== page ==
Mitsubishi Outlander PHEV:
It was just getting dark, but I had a deadline, and the office was still 90 miles away.
As is my nature, I relied on navigation systems – yes, plural…Google Maps, and Waze – to plot the shortest distance home. Both sent me scurrying from one Farm-to-Market Road to another in the wilds of East Texas. Both indicated acceptable ETAs, but I decided it might be wise to pick up the pace, at least until I landed on a familiar highway.
I asked the Mitsubishi Highlander PHEV, a roomy and heavy plug-in electric hybrid, to eclipse the posted speed limits by, well, a significant margin. To my utter surprise, the seven-seat SUV whipped down winding roads at nearly triple digits (closed course, semi-professional driver – ed.) with the aplomb and confidence of a European sports sedan.
“Arruhhhh?” is how Tim the Toolman might verbalize my thoughts.
That pretty much sums up my week with Mitsubishi’s flagship: a bunch of surprises, most pleasant. To be sure, Japan’s eighth-largest automaker sells high-dollar luxury and premium models on other continents, but the most an American can spend at a Mitsubishi dealership is on an Outlander. Gas-engine-only models start at $27,595. PHEVs come loaded with premium content and retail from $41,190 to nearly $50,000.
Solid bridge to electrics
A Reuters/IPIS poll this week indicated that American buyer interest in electric vehicles is beginning to accelerate. More than a third of Americans are interested in electrifying their ride. That might come as a surprise to those familiar with the bell curve of Diffusion of Innovation Theory, where that sort of acceptance is normally found in the third quintile of acceptance of new technology.
Yet, we’re still early in this paradigm shift away from carbon-based transportation. Battery factories and assembly plants are still under construction, models are still in R&D and charging networks are under development.
The price of entry is still high. The skim theory of marketing – sell first to the upper demographics – is in full swing. A few affordable EVs are available – notably the Chevrolet Bolt, Hyundai Kona and Kia Niro – but inventories are tight and rural dealerships are loathed to order them, perceiving a disinterest among red constituencies.
My conversations around town indicate a rising, bipartisan interest in electrics. Let’s skip speculation on why that shift is occurring and move to the one thing I keep hearing: nothing but pricey models are around. In this case, I tend to agree with dealers who stock few, if any.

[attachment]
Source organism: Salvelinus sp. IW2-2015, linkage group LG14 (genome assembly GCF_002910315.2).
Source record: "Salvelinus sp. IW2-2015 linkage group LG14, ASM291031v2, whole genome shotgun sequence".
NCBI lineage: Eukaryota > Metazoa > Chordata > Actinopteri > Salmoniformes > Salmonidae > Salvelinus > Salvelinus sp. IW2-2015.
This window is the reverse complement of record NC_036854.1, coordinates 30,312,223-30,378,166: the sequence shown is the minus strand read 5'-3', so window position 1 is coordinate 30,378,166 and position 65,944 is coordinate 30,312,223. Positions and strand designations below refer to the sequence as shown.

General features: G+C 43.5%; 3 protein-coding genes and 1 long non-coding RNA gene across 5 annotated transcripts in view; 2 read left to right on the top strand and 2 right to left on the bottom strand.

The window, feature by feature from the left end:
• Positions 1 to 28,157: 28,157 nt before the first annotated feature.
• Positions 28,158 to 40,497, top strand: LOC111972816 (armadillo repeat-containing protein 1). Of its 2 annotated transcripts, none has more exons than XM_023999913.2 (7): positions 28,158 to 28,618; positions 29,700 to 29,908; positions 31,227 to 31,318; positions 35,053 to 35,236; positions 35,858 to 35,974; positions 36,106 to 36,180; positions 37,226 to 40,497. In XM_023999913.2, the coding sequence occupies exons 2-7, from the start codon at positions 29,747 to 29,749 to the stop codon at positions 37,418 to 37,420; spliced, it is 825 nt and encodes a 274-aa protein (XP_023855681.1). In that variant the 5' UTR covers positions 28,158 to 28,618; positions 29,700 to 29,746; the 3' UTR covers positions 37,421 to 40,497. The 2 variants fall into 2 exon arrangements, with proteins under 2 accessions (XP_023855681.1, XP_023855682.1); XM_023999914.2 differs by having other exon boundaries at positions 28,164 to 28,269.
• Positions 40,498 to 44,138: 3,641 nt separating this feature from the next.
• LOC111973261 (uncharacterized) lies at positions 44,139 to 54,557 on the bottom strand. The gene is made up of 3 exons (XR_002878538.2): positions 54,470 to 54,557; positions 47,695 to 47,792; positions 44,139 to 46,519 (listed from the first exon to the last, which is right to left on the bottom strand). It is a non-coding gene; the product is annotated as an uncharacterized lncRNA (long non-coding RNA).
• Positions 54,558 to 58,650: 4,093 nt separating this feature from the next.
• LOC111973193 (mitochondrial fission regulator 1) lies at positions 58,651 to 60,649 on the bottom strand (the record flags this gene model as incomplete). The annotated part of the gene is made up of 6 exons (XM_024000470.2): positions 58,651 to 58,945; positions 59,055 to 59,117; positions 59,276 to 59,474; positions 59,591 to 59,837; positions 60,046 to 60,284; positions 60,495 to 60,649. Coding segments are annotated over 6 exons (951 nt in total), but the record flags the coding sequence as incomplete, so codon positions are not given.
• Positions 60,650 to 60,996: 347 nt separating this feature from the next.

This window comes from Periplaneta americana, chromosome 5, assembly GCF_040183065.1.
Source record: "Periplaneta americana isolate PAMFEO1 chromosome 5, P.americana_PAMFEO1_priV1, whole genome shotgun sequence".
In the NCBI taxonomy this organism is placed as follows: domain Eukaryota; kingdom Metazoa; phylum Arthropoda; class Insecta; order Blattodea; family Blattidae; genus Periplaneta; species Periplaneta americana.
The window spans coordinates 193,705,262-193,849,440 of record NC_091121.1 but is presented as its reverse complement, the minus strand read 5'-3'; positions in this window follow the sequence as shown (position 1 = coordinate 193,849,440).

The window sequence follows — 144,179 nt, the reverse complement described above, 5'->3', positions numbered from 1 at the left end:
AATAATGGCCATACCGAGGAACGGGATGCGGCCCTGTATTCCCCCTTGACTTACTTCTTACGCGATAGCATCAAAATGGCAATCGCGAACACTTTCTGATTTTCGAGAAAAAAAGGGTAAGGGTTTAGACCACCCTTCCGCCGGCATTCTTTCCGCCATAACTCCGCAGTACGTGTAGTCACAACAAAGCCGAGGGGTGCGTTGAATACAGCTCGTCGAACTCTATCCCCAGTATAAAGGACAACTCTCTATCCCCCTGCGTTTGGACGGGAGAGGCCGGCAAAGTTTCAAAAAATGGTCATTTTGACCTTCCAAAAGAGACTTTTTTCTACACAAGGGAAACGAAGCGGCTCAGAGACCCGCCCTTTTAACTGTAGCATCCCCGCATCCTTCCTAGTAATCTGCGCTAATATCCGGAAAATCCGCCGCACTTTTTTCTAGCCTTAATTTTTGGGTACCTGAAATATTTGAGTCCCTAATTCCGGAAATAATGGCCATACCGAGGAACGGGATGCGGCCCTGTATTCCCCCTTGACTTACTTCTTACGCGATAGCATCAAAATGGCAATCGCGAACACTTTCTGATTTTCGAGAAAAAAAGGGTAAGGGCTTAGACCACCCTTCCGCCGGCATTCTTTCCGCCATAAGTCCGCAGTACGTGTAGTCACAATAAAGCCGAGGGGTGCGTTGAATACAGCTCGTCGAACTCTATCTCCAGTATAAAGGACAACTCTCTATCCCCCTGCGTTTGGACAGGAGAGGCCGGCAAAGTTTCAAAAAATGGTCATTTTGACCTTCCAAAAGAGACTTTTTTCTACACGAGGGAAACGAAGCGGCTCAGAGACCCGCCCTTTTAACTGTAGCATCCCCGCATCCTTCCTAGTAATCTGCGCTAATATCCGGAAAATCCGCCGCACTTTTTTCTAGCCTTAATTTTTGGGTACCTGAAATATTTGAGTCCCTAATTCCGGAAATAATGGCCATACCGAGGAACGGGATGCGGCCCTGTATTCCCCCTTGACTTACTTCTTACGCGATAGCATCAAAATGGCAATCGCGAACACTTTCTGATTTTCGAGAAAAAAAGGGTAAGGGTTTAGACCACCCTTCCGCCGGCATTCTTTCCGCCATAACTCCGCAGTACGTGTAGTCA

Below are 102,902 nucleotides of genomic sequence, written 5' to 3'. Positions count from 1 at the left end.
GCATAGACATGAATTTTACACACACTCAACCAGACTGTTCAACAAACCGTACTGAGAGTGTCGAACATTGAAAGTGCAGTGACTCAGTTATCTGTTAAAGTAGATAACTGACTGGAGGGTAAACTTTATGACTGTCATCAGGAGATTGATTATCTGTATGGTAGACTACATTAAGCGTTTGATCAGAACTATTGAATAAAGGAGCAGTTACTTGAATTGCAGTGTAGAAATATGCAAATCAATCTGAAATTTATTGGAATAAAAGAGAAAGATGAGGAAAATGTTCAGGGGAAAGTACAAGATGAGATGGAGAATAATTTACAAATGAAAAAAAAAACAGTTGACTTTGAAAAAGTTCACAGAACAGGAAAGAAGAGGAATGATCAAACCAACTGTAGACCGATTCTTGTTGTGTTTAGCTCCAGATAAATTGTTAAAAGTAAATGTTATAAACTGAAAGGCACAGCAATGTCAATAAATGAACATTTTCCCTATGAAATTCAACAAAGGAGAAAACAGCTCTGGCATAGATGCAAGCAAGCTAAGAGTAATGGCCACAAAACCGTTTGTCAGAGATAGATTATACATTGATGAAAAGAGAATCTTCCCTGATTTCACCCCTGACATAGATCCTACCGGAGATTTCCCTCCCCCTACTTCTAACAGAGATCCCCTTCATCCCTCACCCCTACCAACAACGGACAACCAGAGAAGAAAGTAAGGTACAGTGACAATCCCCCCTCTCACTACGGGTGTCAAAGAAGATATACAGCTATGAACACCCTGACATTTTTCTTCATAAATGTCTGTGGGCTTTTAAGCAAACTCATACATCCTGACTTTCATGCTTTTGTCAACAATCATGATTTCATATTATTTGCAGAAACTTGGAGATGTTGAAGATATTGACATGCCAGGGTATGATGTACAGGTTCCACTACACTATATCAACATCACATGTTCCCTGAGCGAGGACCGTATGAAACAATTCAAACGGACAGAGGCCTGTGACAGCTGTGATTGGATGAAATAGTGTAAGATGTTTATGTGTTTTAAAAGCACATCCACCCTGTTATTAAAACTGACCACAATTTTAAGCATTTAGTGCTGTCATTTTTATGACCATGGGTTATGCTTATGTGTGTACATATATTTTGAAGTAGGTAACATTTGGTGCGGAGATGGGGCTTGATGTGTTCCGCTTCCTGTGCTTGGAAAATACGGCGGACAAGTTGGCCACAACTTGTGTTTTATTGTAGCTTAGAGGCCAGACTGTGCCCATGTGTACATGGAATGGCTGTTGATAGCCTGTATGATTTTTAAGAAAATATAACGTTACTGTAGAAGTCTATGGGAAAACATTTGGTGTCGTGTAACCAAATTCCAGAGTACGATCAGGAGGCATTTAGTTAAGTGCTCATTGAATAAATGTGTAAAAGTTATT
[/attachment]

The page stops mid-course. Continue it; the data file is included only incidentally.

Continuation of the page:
Still, if you have realized that you are responsible for the contribution to global warming, or if you’ve tired of flinging $100 bills at countries that kill American soldiers and journalists, right now your options are limited.
One good option is a plug-in hybrid electric, such as the Mitsubishi Outlander PHEV. It has a 20-kWH battery that plugs into a regular 110 outlet and gives the vehicle around 38 miles of all-electric range, enough to cover most people’s daily drive. When you get home, do the same thing you do with your phone before you go to bed. Plug it in and you’ll both be ready for a full day.
When that battery is depleted, an Atkinson-cycle 2.4-L gas engine works with a hybrid battery to power the car. It’s all passive. You don’t have to throw any switches. The thing manages itself. On its own, the Outlander hybrid system managed around 25 mpg, about the same as the hybrid portion of a Chrysler Pacifica PHEV.
The Toyota Highlander Hybrid, in contrast, consistently delivers 35 mpg, making it a better choice for out-of-town adventurers. Using the Outlander’s daily plug-in power blended with a few jaunts up and down the interstate, however, we averaged better than 63 mpg.
We only encountered one hiccup in the charging system: Mitsubishi put the port on the right-rear quarter panel, meaning we had to back the car into the garage to reach an electrical outlet. Backing a car into a garage is not in Blonde Beauty’s job description.
Two pleasant surprises came in research on Outlander’s reliability and safety ratings. It’s above average in both, about on par with Nissan. Mitsubishi, after all, is part of the Nissan-Renault alliance, with Nissan holding the largest bloc of voting stock. The arrangement allows the companies to share expertise, manufacturing, and R&D costs.